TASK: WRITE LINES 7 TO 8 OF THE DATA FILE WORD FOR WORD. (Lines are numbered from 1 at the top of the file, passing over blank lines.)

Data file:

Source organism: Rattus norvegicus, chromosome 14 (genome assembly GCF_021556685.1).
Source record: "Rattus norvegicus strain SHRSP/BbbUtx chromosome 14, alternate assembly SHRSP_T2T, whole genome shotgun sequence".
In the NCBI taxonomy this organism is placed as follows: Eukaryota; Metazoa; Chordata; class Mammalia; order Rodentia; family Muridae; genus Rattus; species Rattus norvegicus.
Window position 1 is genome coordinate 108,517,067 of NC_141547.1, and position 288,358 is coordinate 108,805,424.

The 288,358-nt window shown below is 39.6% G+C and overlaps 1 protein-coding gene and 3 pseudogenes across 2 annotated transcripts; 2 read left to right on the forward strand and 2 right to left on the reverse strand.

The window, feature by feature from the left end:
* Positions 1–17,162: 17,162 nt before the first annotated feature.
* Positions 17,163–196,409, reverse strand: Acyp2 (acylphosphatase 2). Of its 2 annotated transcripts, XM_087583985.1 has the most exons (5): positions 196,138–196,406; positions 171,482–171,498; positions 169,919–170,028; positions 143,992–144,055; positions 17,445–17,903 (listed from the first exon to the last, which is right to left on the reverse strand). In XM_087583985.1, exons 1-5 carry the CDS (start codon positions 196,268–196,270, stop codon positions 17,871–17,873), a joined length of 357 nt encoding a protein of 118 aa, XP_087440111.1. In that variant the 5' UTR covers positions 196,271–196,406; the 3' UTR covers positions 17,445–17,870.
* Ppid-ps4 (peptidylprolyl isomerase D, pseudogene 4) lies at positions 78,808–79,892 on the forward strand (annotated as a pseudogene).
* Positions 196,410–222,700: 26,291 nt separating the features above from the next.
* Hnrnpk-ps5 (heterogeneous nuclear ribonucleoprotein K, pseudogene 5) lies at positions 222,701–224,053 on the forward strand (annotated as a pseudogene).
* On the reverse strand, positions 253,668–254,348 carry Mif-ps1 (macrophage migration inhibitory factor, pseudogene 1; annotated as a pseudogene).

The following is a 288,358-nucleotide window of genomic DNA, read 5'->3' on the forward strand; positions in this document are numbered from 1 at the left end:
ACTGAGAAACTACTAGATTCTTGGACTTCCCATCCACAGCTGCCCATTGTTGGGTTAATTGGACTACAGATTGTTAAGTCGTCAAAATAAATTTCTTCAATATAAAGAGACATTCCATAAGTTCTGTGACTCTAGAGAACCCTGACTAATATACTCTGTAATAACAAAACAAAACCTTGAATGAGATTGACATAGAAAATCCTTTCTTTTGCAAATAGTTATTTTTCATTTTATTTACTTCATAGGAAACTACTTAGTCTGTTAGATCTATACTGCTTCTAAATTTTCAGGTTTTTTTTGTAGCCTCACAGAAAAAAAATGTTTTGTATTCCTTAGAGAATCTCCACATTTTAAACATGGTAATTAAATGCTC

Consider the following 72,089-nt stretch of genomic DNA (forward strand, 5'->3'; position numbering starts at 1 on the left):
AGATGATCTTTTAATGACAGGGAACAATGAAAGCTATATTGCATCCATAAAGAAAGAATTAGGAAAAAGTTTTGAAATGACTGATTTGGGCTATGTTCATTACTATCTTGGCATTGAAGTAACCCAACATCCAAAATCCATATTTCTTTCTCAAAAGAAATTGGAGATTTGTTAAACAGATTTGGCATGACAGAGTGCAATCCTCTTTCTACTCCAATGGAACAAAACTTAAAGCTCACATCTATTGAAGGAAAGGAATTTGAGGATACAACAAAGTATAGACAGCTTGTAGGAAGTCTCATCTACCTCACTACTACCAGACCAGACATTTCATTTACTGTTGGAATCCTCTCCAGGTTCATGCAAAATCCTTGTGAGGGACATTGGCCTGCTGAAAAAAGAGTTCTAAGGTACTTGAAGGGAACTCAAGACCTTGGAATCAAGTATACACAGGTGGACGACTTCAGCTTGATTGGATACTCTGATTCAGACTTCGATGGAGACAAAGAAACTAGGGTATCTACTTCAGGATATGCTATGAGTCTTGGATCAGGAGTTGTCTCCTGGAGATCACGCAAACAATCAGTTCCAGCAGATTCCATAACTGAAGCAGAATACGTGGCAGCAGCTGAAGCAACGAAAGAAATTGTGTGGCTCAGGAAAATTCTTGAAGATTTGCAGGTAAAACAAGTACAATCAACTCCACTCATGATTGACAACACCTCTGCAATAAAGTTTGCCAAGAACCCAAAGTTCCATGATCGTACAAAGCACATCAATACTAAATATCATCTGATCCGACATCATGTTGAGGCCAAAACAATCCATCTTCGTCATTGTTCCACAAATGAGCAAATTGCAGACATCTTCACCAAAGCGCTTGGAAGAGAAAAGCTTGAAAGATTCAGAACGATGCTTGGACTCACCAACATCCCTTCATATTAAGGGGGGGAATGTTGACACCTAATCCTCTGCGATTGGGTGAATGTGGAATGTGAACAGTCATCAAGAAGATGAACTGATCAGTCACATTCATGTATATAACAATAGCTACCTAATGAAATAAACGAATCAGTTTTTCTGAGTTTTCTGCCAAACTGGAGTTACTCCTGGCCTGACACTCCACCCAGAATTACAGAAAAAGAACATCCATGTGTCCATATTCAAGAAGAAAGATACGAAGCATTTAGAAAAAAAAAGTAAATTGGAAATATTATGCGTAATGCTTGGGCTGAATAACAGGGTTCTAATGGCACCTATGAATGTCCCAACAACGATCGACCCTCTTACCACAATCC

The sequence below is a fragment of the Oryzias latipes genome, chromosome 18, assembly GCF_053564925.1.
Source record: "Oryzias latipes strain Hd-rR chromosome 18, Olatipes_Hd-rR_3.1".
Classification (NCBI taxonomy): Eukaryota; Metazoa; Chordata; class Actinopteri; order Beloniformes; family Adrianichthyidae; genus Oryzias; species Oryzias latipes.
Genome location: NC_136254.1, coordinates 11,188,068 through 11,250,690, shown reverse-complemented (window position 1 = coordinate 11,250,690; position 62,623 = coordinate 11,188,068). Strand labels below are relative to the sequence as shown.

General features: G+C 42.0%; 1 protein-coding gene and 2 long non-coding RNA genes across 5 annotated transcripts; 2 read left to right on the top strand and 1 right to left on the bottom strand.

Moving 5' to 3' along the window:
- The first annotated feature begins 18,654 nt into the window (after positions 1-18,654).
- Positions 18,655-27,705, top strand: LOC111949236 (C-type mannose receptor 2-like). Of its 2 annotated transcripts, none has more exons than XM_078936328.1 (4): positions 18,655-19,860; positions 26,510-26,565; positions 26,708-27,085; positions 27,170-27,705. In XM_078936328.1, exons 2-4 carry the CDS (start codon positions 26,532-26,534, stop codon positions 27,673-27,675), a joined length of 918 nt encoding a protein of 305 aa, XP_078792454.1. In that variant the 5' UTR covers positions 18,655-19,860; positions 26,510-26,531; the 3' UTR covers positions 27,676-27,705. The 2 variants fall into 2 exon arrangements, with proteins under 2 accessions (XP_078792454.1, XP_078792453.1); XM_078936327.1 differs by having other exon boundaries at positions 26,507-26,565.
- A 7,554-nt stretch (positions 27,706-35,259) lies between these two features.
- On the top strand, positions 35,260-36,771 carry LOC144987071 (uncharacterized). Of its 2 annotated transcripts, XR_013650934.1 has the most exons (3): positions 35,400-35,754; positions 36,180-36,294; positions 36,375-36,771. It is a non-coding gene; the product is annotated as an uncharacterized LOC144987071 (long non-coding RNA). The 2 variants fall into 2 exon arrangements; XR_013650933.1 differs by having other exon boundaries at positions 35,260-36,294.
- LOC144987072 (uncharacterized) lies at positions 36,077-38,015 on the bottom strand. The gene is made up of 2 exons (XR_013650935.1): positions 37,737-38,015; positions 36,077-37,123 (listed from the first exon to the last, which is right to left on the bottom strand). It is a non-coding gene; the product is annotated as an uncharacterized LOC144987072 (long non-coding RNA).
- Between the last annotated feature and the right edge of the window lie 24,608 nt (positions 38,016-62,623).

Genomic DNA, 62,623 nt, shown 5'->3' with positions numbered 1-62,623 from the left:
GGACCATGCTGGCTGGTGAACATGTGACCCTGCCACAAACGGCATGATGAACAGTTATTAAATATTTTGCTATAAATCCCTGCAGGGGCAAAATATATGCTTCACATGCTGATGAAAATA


* Positions 1–17,162: 17,162 nt before the first annotated feature.
* Positions 17,163–196,409, reverse strand: Acyp2 (acylphosphatase 2). Of its 2 annotated transcripts, XM_087583985.1 has the most exons (5): positions 196,138–196,406; positions 171,482–171,498; positions 169,919–170,028; positions 143,992–144,055; positions 17,445–17,903 (listed from the first exon to the last, which is right to left on the reverse strand). In XM_087583985.1, exons 1-5 carry the CDS (start codon positions 196,268–196,270, stop codon positions 17,871–17,873), a joined length of 357 nt encoding a protein of 118 aa, XP_087440111.1. In that variant the 5' UTR covers positions 196,271–196,406; the 3' UTR covers positions 17,445–17,870.